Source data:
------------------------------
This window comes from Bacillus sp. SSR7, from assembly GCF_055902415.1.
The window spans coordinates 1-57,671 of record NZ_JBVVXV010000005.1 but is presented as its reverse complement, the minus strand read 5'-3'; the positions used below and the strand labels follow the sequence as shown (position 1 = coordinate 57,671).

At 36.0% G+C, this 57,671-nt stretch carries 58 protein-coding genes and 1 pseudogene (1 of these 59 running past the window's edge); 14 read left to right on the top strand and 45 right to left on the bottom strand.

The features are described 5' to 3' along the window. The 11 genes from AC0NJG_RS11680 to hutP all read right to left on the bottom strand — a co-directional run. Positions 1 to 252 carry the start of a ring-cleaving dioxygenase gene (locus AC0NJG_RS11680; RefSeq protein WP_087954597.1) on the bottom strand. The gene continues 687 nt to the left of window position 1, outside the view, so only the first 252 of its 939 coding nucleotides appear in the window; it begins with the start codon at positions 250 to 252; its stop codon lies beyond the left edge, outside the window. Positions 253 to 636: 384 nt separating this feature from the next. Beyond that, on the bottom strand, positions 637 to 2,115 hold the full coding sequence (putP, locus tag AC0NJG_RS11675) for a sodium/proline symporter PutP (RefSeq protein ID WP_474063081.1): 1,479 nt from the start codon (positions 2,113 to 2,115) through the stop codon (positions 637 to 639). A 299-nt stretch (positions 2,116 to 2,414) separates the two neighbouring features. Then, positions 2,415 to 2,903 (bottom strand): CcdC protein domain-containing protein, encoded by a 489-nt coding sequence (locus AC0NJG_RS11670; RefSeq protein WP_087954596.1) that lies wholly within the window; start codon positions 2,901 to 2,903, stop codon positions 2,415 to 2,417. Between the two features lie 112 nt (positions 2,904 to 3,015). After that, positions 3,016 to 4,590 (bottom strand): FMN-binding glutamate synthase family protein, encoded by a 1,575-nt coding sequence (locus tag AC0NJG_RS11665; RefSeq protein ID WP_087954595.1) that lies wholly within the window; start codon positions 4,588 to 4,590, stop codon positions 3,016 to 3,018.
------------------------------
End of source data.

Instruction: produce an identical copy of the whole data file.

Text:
This window comes from Bacillus sp. SSR7, from assembly GCF_055902415.1.
The window spans coordinates 1-57,671 of record NZ_JBVVXV010000005.1 but is presented as its reverse complement, the minus strand read 5'-3'; the positions used below and the strand labels follow the sequence as shown (position 1 = coordinate 57,671).

At 36.0% G+C, this 57,671-nt stretch carries 58 protein-coding genes and 1 pseudogene (1 of these 59 running past the window's edge); 14 read left to right on the top strand and 45 right to left on the bottom strand.

The features are described 5' to 3' along the window. The 11 genes from AC0NJG_RS11680 to hutP all read right to left on the bottom strand — a co-directional run. Positions 1 to 252 carry the start of a ring-cleaving dioxygenase gene (locus AC0NJG_RS11680; RefSeq protein WP_087954597.1) on the bottom strand. The gene continues 687 nt to the left of window position 1, outside the view, so only the first 252 of its 939 coding nucleotides appear in the window; it begins with the start codon at positions 250 to 252; its stop codon lies beyond the left edge, outside the window. Positions 253 to 636: 384 nt separating this feature from the next. Beyond that, on the bottom strand, positions 637 to 2,115 hold the full coding sequence (putP, locus tag AC0NJG_RS11675) for a sodium/proline symporter PutP (RefSeq protein ID WP_474063081.1): 1,479 nt from the start codon (positions 2,113 to 2,115) through the stop codon (positions 637 to 639). A 299-nt stretch (positions 2,116 to 2,414) separates the two neighbouring features. Then, positions 2,415 to 2,903 (bottom strand): CcdC protein domain-containing protein, encoded by a 489-nt coding sequence (locus AC0NJG_RS11670; RefSeq protein WP_087954596.1) that lies wholly within the window; start codon positions 2,901 to 2,903, stop codon positions 2,415 to 2,417. Between the two features lie 112 nt (positions 2,904 to 3,015). After that, positions 3,016 to 4,590 (bottom strand): FMN-binding glutamate synthase family protein, encoded by a 1,575-nt coding sequence (locus tag AC0NJG_RS11665; RefSeq protein ID WP_087954595.1) that lies wholly within the window; start codon positions 4,588 to 4,590, stop codon positions 3,016 to 3,018.